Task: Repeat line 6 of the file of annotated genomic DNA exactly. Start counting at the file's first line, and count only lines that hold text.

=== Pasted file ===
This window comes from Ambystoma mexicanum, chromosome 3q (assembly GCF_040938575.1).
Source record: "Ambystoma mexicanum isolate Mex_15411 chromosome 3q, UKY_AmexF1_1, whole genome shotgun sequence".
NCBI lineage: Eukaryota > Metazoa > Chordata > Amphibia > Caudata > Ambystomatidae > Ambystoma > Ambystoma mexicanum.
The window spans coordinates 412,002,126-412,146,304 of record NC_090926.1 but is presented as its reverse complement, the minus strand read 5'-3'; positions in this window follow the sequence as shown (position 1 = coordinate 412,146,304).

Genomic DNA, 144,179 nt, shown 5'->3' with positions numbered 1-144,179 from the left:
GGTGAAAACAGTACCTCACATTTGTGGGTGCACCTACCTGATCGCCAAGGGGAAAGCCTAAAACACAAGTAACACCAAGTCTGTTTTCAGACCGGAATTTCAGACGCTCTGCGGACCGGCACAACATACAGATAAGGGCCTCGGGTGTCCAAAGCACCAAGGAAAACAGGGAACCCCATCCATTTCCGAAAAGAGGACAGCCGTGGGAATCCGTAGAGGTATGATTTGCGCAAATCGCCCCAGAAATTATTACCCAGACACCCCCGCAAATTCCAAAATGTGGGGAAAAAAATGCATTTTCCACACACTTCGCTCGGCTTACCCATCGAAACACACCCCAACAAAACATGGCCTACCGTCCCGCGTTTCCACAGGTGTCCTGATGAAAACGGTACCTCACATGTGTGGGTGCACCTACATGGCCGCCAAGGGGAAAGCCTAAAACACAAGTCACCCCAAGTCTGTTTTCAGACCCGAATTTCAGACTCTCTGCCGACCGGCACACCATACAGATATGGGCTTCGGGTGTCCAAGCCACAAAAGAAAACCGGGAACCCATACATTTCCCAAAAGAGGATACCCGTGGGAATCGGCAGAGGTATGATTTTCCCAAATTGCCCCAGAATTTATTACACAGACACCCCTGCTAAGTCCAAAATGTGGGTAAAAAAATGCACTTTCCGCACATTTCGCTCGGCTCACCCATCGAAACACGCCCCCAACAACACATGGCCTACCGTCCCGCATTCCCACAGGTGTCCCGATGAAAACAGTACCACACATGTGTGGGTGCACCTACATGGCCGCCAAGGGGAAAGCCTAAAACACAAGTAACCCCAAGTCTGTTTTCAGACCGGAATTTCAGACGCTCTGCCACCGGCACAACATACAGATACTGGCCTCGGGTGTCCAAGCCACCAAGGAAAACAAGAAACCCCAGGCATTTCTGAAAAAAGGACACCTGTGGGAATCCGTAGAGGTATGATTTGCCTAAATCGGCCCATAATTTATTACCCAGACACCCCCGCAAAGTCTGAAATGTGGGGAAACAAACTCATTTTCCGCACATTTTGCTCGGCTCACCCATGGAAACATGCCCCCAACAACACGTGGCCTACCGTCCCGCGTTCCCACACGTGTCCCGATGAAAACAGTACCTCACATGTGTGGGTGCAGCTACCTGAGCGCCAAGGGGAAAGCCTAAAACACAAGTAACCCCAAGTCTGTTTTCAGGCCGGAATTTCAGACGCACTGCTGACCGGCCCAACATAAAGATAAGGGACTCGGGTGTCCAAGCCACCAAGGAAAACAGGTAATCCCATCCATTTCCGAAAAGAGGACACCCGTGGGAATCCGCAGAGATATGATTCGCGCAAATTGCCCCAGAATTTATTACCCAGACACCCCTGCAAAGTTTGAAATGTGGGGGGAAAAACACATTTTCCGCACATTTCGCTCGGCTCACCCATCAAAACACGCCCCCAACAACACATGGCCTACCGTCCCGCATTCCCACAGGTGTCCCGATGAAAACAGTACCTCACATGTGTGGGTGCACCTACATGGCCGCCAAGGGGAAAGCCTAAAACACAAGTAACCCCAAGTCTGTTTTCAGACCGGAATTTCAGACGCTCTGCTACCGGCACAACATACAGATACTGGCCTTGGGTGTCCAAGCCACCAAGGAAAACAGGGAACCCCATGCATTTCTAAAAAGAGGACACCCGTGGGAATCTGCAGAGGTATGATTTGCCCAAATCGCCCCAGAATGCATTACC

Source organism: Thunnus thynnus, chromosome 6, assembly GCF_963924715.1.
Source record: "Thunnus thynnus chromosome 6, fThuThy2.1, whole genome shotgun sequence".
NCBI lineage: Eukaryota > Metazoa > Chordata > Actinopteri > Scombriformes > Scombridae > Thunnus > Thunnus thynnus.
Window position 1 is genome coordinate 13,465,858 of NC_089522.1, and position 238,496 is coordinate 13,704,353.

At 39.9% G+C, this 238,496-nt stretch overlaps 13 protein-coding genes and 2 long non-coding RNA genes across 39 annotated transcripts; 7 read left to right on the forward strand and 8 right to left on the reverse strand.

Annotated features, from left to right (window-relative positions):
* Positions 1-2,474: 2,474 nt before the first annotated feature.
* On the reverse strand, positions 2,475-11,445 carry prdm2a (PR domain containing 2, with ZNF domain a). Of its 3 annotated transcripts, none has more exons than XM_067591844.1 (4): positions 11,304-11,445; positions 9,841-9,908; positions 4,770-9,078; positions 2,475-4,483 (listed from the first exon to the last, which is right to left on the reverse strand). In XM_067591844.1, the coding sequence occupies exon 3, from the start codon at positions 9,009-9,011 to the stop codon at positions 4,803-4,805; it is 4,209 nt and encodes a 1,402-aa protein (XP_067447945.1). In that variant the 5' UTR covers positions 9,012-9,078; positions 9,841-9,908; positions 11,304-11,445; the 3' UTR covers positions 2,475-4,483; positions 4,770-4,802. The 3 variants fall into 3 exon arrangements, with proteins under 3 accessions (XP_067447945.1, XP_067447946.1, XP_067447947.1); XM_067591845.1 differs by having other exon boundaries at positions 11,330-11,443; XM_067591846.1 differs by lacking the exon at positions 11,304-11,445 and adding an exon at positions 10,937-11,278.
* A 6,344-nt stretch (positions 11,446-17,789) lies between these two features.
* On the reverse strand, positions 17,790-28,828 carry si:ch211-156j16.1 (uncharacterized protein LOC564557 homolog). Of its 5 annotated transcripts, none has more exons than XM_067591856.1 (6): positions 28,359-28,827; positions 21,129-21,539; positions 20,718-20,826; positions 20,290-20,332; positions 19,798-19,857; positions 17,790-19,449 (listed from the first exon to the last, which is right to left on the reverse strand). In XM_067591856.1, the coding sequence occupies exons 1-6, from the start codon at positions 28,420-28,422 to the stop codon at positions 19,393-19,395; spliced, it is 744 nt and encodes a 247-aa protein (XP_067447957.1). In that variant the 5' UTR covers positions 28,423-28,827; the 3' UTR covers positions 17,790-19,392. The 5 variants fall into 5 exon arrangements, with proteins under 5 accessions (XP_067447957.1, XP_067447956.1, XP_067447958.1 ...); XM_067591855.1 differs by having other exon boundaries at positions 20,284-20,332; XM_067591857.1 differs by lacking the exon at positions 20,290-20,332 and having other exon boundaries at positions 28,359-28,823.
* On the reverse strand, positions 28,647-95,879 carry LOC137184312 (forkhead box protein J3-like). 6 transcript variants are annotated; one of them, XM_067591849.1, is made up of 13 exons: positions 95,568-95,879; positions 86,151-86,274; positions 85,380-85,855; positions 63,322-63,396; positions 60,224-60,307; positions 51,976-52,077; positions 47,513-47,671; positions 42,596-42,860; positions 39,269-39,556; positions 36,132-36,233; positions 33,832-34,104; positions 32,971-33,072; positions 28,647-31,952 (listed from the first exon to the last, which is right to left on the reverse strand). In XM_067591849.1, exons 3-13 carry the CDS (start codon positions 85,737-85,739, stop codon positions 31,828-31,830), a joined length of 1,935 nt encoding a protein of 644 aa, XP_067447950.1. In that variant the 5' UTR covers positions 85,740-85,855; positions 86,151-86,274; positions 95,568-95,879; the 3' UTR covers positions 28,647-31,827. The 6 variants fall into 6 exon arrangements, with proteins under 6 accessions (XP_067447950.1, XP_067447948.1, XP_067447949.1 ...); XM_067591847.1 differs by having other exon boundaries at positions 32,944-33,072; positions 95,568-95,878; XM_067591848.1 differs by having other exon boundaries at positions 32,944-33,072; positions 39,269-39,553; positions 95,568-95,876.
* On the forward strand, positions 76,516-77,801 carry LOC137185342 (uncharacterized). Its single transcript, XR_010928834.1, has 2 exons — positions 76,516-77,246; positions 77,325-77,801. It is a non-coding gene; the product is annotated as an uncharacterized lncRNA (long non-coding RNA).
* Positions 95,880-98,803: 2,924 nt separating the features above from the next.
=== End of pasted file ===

GGTGAAAACAGTACCTCACATTTGTGGGTGCACCTACCTGATCGCCAAGGGGAAAGCCTAAAACACAAGTAACACCAAGTCTGTTTTCAGACCGGAATTTCAGACGCTCTGCGGACCGGCACAACATACAGATAAGGGCCTCGGGTGTCCAAAGCACCAAGGAAAACAGGGAACCCCATCCATTTCCGAAAAGAGGACAGCCGTGGGAATCCGTAGAGGTATGATTTGCGCAAATCGCCCCAGAAATTATTACCCAGACACCCCCGCAAATTCCAAAATGTGGGGAAAAAAATGCATTTTCCACACACTTCGCTCGGCTTACCCATCGAAACACACCCCAACAAAACATGGCCTACCGTCCCGCGTTTCCACAGGTGTCCTGATGAAAACGGTACCTCACATGTGTGGGTGCACCTACATGGCCGCCAAGGGGAAAGCCTAAAACACAAGTCACCCCAAGTCTGTTTTCAGACCCGAATTTCAGACTCTCTGCCGACCGGCACACCATACAGATATGGGCTTCGGGTGTCCAAGCCACAAAAGAAAACCGGGAACCCATACATTTCCCAAAAGAGGATACCCGTGGGAATCGGCAGAGGTATGATTTTCCCAAATTGCCCCAGAATTTATTACACAGACACCCCTGCTAAGTCCAAAATGTGGGTAAAAAAATGCACTTTCCGCACATTTCGCTCGGCTCACCCATCGAAACACGCCCCCAACAACACATGGCCTACCGTCCCGCATTCCCACAGGTGTCCCGATGAAAACAGTACCACACATGTGTGGGTGCACCTACATGGCCGCCAAGGGGAAAGCCTAAAACACAAGTAACCCCAAGTCTGTTTTCAGACCGGAATTTCAGACGCTCTGCCACCGGCACAACATACAGATACTGGCCTCGGGTGTCCAAGCCACCAAGGAAAACAAGAAACCCCAGGCATTTCTGAAAAAAGGACACCTGTGGGAATCCGTAGAGGTATGATTTGCCTAAATCGGCCCATAATTTATTACCCAGACACCCCCGCAAAGTCTGAAATGTGGGGAAACAAACTCATTTTCCGCACATTTTGCTCGGCTCACCCATGGAAACATGCCCCCAACAACACGTGGCCTACCGTCCCGCGTTCCCACACGTGTCCCGATGAAAACAGTACCTCACATGTGTGGGTGCAGCTACCTGAGCGCCAAGGGGAAAGCCTAAAACACAAGTAACCCCAAGTCTGTTTTCAGGCCGGAATTTCAGACGCACTGCTGACCGGCCCAACATAAAGATAAGGGACTCGGGTGTCCAAGCCACCAAGGAAAACAGGTAATCCCATCCATTTCCGAAAAGAGGACACCCGTGGGAATCCGCAGAGATATGATTCGCGCAAATTGCCCCAGAATTTATTACCCAGACACCCCTGCAAAGTTTGAAATGTGGGGGGAAAAACACATTTTCCGCACATTTCGCTCGGCTCACCCATCAAAACACGCCCCCAACAACACATGGCCTACCGTCCCGCATTCCCACAGGTGTCCCGATGAAAACAGTACCTCACATGTGTGGGTGCACCTACATGGCCGCCAAGGGGAAAGCCTAAAACACAAGTAACCCCAAGTCTGTTTTCAGACCGGAATTTCAGACGCTCTGCTACCGGCACAACATACAGATACTGGCCTTGGGTGTCCAAGCCACCAAGGAAAACAGGGAACCCCATGCATTTCTAAAAAGAGGACACCCGTGGGAATCTGCAGAGGTATGATTTGCCCAAATCGCCCCAGAATGCATTACC